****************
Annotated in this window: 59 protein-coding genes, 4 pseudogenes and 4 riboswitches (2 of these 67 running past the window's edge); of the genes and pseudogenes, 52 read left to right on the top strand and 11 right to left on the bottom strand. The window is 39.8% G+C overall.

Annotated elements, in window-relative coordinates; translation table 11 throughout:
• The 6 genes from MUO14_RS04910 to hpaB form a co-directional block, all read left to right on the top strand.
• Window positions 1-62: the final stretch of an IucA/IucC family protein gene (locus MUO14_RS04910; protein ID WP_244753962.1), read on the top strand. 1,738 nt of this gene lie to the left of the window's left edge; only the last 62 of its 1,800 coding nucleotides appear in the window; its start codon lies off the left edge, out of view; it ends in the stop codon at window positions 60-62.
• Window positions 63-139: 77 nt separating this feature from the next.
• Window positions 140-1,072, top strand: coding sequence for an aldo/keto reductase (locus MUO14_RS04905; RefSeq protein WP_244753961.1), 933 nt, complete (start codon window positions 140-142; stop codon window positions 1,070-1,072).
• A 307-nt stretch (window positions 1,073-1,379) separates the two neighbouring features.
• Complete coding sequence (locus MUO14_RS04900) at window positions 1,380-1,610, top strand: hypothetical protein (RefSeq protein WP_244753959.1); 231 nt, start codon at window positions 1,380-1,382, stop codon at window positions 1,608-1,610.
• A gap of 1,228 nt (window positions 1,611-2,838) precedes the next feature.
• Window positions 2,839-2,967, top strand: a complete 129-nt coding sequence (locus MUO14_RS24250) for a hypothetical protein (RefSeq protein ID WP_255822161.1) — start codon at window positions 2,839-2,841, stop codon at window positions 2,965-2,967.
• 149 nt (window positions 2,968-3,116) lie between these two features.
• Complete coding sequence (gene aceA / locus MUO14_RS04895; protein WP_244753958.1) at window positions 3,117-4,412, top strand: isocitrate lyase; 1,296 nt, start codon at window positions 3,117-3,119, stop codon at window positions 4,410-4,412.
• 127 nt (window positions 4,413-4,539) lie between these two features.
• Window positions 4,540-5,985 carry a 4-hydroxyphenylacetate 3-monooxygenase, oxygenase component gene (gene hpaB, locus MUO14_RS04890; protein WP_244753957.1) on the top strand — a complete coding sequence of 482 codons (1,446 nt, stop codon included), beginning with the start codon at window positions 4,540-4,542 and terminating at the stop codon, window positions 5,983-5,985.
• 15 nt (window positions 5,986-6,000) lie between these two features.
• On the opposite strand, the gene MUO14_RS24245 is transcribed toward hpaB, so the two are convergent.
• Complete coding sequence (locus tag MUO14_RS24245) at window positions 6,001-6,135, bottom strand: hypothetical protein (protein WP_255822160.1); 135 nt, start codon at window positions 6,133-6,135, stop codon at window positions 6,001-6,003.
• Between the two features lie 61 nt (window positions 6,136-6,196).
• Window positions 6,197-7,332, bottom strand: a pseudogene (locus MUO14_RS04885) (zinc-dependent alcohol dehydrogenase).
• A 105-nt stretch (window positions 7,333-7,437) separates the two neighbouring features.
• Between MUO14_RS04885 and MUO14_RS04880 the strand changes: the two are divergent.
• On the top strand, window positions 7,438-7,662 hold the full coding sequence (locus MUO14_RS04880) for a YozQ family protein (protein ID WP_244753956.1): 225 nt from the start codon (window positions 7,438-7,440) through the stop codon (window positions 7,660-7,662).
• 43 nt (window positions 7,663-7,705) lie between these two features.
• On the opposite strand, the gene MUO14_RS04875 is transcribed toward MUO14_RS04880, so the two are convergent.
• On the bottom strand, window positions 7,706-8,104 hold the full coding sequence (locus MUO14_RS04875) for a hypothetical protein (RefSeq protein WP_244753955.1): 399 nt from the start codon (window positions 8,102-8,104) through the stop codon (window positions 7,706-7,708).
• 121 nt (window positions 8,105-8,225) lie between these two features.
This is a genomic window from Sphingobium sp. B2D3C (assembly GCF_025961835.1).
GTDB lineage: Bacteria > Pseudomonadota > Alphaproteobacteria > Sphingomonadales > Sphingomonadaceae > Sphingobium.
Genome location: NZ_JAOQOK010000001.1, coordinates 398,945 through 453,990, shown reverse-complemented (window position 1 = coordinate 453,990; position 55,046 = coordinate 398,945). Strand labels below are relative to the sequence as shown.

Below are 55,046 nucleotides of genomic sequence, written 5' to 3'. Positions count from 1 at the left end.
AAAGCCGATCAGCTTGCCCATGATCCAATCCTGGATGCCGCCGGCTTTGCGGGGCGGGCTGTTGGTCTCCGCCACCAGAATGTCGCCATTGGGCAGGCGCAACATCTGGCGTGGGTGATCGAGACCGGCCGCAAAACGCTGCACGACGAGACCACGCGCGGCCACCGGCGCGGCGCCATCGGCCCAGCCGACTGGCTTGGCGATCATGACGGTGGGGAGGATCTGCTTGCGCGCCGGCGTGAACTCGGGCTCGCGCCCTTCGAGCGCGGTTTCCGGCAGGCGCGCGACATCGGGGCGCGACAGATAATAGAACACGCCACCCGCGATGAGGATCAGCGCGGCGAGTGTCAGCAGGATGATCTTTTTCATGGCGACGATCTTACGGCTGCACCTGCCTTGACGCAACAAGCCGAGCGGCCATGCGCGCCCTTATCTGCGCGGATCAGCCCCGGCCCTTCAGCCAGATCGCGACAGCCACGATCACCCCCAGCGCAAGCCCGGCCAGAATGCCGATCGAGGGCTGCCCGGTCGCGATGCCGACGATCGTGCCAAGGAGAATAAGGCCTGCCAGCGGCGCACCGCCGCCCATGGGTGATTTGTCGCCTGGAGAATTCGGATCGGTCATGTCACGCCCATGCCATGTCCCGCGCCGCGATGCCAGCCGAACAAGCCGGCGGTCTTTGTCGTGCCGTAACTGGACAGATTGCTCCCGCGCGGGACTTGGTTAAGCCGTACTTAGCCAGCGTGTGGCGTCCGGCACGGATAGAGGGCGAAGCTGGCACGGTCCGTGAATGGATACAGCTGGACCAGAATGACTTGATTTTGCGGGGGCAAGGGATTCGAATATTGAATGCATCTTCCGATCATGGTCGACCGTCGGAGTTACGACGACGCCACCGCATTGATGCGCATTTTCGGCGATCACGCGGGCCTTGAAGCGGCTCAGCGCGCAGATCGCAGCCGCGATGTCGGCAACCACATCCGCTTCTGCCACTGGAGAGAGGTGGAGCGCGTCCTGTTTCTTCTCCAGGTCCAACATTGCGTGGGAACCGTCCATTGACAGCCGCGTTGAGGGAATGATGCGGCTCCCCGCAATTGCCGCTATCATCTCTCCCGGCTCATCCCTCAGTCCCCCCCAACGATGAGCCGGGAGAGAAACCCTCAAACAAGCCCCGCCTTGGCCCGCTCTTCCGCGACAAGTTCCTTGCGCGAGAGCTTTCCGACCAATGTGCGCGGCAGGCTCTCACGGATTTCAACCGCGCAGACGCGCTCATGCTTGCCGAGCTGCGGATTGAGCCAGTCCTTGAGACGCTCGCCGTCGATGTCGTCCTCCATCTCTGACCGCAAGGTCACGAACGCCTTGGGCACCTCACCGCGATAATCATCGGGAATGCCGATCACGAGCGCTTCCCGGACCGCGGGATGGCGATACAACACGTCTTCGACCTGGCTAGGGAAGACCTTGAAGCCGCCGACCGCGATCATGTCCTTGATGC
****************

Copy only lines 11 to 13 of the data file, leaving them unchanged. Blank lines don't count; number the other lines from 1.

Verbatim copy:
• 149 nt (window positions 2,968-3,116) lie between these two features.
• Complete coding sequence (gene aceA / locus MUO14_RS04895; protein WP_244753958.1) at window positions 3,117-4,412, top strand: isocitrate lyase; 1,296 nt, start codon at window positions 3,117-3,119, stop codon at window positions 4,410-4,412.
• 127 nt (window positions 4,413-4,539) lie between these two features.